15 July 2012

London: The Biography, by Peter Ackroyd

It took me a more than a year to finish this epic non-fiction book of history/biography. Not that I couldn't have finished it earlier – under normal conditions it would have taken me about a week to read a novel of this length – but this humongous piece of non-fiction just isn't the kind of book I want to devour in a few reading sessions. For starters, it's heavy, both literally and figuratively speaking. The paperback edition I started reading weighs one kilo (that's about 2.2 lbs.) – the kind of book you really need to keep on a lectern or a book stand to read. Therefore it was a physical relief to be able to set it aside for a Kindle edition for the last 200 or so pages.

As for the figurative heaviness, it could easily have been cut down by 200+ pages without losing anything important. Ackroyd's style here is verbose, bloated and often aimless (but admittedly never dry), the equivalent of the talker who speaks only for the pleasure of hearing his own voice. This made for slow going, especially in the second half of the book, where the verbosity often threatens to suffocate the narrative. I continued reading, however, because the subject of the book really interests me. I find London fascinating and have often felt, as I wandered its streets, that I wanted to know more about it. This book delivered that in spades. In among the verbiage there was fascinating information to be found and interesting speculations about various aspects of the city.

Although it starts with prehistory and ends with a speculation on the future, the book is mostly not organised linearly, i.e. it doesn't tell the story of London from it's beginnings to modern times, but is rather organised by aspects of its history and people. You'll find chapters on such varied subjects as sound, street layouts, entertainment, disease, death in its various forms, trade, food and drink, sex, crime, times of day, children, women, immigrants, and the growth of suburbia, besides many others.This means that you can dip into the book at random if you so wish – there is no need to read it linearly. You might even be happier reading it in random order than I was reading it from cover to cover.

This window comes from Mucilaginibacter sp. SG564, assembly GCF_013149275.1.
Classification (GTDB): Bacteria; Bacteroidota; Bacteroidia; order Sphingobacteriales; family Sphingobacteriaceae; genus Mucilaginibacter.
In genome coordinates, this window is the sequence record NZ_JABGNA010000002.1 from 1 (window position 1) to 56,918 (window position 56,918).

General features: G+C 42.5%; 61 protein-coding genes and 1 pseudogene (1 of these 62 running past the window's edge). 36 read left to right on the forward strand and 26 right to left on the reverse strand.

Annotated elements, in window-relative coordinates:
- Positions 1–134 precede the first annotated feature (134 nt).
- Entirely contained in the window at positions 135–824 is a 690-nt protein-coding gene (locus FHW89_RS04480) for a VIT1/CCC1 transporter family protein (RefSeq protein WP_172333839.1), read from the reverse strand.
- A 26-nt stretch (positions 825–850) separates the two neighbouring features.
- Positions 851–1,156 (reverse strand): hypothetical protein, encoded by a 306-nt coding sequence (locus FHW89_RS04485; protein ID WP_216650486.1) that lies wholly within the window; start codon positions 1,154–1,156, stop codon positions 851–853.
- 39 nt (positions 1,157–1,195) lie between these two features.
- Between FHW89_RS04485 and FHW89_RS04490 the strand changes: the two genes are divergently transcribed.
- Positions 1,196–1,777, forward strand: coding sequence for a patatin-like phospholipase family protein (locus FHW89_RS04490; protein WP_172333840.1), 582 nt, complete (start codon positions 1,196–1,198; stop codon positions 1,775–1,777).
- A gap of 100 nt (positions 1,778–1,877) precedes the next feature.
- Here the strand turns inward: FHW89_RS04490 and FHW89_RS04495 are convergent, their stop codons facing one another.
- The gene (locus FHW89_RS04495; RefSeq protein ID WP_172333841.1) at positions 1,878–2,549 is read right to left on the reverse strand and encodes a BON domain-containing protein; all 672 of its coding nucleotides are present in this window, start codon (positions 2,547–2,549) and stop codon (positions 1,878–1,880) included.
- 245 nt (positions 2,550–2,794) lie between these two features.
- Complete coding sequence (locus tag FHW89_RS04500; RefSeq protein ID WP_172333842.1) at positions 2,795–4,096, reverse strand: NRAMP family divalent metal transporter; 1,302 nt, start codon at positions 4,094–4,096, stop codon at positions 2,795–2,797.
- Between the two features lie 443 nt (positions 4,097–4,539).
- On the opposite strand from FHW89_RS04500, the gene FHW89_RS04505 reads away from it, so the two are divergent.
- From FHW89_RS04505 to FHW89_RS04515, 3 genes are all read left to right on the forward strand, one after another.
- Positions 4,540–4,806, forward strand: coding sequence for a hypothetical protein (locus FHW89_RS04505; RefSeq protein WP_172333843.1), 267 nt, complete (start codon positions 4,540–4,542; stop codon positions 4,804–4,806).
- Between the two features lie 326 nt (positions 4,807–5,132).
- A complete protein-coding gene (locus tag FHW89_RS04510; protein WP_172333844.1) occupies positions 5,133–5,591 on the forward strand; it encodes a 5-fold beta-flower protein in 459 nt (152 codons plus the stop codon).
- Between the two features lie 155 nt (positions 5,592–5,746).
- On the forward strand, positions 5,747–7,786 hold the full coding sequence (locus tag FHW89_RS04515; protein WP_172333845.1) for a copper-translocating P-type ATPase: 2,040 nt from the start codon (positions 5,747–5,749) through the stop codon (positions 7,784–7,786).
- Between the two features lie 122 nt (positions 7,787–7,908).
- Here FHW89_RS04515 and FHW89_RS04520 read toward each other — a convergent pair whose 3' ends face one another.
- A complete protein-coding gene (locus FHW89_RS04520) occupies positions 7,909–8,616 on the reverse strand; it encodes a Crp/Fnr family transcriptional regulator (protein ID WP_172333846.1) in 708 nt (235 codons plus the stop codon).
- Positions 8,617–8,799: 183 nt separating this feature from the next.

While this organisation makes for some interesting juxtapositions and makes the book easy to read in random order, I think Ackroyd tried a bit too hard to cover everything there was to be covered about London, and could have produced a more focused portrait of the city. As it is, he has, in nearly 800 pages, managed to merely whet my appetite for London. There are numerous threads of history that he mentions briefly that I would like to pick up and follow to their end. Some, of course, I am familiar with, like the Jack the Ripper case, while others, like the story of the London Underground, I am not.

For the reasons given above, I feel I can only give this book 2 stars (out of 5), but I do not regret reading it. It has given me much to think about and pointed out to me a number of books I would like to take a look at. Now I want to find a straightforward history of the city, and after that I might  read John Stow's 1598 Survey of London, which I learned about on a fascinating walking tour of London's financial district last year and is mentioned several times in this book.


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